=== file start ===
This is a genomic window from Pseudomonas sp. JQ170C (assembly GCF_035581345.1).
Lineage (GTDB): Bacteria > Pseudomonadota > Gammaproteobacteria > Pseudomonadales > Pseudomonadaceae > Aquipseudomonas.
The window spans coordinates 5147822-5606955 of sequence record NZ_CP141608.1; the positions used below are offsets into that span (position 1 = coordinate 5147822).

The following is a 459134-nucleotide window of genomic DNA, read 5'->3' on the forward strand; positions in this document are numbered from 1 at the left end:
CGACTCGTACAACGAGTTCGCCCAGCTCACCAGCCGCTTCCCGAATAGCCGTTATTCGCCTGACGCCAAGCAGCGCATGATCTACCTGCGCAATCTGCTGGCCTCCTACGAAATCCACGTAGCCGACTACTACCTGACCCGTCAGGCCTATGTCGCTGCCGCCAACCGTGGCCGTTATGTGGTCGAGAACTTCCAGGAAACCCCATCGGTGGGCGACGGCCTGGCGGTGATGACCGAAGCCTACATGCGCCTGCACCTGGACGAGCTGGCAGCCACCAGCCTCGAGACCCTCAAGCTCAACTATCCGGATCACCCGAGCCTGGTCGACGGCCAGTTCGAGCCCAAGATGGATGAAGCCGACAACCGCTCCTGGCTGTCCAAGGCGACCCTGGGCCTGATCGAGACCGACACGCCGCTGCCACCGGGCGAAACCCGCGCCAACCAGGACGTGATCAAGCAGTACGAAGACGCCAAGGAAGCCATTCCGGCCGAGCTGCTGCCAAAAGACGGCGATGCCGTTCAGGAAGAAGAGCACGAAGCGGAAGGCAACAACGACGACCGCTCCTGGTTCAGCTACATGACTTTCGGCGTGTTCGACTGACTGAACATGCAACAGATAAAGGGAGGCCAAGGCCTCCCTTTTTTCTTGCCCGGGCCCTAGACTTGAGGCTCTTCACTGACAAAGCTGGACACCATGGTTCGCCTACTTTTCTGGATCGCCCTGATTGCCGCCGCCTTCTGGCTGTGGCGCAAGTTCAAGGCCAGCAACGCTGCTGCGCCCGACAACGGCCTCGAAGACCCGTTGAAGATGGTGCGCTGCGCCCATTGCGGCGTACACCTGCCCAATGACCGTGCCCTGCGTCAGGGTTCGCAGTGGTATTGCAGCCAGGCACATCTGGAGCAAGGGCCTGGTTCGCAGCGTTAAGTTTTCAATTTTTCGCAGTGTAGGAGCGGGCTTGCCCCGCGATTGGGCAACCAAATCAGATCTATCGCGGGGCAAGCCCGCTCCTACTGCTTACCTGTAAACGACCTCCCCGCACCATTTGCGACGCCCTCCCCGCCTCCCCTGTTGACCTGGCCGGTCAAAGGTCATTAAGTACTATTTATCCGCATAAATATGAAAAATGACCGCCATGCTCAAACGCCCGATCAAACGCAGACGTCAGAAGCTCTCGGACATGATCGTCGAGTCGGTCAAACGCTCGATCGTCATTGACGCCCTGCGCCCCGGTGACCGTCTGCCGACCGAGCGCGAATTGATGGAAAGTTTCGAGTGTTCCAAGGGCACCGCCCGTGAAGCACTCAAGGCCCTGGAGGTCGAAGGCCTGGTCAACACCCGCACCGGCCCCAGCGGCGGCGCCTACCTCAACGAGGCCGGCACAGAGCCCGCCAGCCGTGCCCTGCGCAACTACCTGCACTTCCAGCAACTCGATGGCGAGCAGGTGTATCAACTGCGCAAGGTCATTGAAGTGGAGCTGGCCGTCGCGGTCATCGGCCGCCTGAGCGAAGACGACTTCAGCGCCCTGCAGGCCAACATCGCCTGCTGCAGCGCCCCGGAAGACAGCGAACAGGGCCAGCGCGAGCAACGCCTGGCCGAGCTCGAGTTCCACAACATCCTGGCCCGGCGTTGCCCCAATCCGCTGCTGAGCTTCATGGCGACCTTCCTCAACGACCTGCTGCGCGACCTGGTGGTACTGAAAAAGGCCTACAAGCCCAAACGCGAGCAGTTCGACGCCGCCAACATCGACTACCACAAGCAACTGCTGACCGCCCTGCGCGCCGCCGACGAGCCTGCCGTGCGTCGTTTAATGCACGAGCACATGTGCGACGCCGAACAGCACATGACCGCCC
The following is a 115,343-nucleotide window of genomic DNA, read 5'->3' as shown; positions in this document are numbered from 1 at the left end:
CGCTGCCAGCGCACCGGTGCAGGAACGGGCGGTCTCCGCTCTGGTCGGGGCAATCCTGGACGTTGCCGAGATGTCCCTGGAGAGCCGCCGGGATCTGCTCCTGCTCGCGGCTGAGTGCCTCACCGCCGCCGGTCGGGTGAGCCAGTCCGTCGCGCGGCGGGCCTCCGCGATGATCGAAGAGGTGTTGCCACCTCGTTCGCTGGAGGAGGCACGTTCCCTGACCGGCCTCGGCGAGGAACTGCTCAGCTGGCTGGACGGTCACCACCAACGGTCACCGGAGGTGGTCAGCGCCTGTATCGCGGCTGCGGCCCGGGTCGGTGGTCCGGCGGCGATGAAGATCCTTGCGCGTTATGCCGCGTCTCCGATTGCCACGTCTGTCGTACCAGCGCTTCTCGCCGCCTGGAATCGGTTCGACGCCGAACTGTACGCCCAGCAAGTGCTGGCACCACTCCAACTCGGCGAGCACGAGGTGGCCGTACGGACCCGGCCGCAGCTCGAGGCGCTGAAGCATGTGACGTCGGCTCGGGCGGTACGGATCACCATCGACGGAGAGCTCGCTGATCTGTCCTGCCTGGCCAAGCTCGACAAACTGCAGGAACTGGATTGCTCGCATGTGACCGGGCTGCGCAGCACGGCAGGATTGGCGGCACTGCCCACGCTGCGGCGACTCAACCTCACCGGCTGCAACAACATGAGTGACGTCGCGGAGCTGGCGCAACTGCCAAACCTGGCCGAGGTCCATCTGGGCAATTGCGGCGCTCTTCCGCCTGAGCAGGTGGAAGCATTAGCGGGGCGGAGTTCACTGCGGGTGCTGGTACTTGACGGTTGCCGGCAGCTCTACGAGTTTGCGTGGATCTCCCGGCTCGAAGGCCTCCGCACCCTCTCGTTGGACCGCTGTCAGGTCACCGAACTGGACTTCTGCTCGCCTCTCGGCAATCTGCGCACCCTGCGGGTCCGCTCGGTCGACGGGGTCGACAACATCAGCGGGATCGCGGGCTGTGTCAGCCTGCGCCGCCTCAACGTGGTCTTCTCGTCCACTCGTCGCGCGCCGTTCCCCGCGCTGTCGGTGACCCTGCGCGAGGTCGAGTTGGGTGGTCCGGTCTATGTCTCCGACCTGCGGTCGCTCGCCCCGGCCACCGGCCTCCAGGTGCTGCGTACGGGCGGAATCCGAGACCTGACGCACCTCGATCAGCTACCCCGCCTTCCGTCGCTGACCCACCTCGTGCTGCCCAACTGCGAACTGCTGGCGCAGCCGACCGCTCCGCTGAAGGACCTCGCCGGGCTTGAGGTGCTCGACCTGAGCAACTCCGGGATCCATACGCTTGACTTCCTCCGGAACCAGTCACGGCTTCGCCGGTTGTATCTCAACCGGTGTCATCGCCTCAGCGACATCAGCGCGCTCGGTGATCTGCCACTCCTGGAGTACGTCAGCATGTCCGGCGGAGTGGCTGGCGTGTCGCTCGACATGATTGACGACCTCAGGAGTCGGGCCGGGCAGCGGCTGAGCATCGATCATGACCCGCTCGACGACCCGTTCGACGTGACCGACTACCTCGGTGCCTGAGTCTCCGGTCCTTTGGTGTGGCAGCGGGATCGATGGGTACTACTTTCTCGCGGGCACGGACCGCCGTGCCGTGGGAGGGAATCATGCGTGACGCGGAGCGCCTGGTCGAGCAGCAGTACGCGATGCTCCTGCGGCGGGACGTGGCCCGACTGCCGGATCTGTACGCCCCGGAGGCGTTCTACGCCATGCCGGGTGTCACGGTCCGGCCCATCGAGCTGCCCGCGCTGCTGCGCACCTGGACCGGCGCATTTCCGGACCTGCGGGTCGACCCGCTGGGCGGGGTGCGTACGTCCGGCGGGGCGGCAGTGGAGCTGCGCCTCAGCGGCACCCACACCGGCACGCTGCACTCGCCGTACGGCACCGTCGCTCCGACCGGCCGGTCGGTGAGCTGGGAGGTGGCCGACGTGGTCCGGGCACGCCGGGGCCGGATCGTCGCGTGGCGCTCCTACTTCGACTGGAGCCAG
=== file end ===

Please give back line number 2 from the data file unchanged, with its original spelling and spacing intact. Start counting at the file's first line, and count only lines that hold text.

Lineage (GTDB): Bacteria > Pseudomonadota > Gammaproteobacteria > Pseudomonadales > Pseudomonadaceae > Aquipseudomonas.